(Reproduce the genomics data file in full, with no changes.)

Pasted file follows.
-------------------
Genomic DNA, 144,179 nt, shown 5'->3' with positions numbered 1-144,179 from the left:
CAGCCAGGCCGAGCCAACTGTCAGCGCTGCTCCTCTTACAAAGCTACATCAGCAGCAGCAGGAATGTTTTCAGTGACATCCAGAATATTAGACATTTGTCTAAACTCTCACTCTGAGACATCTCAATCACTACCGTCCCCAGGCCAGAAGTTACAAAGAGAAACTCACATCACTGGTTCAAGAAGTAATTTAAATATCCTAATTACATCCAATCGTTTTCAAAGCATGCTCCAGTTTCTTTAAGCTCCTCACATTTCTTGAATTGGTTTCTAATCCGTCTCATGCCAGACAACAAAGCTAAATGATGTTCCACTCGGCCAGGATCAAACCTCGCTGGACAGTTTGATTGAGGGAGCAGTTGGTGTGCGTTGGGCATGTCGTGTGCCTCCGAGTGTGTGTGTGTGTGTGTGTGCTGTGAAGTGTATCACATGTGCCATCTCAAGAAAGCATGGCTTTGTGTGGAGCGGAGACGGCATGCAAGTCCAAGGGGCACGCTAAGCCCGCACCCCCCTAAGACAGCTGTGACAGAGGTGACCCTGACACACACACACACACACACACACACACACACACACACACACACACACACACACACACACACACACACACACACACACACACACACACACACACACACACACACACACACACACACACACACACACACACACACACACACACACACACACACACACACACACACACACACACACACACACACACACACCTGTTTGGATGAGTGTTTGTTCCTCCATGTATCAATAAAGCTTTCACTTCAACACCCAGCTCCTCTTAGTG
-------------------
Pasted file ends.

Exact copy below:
Genomic DNA, 144,179 nt, shown 5'->3' with positions numbered 1-144,179 from the left:
CAGCCAGGCCGAGCCAACTGTCAGCGCTGCTCCTCTTACAAAGCTACATCAGCAGCAGCAGGAATGTTTTCAGTGACATCCAGAATATTAGACATTTGTCTAAACTCTCACTCTGAGACATCTCAATCACTACCGTCCCCAGGCCAGAAGTTACAAAGAGAAACTCACATCACTGGTTCAAGAAGTAATTTAAATATCCTAATTACATCCAATCGTTTTCAAAGCATGCTCCAGTTTCTTTAAGCTCCTCACATTTCTTGAATTGGTTTCTAATCCGTCTCATGCCAGACAACAAAGCTAAATGATGTTCCACTCGGCCAGGATCAAACCTCGCTGGACAGTTTGATTGAGGGAGCAGTTGGTGTGCGTTGGGCATGTCGTGTGCCTCCGAGTGTGTGTGTGTGTGTGTGTGCTGTGAAGTGTATCACATGTGCCATCTCAAGAAAGCATGGCTTTGTGTGGAGCGGAGACGGCATGCAAGTCCAAGGGGCACGCTAAGCCCGCACCCCCCTAAGACAGCTGTGACAGAGGTGACCCTGACACACACACACACACACACACACACACACACACACACACACACACACACACACACACACACACACACACACACACACACACACACACACACACACACACACACACACACACACACACACACACACACACACACACACACACACACACACACACACACACACACACACACACACACACACACACACACCTGTTTGGATGAGTGTTTGTTCCTCCATGTATCAATAAAGCTTTCACTTCAACACCCAGCTCCTCTTAGTG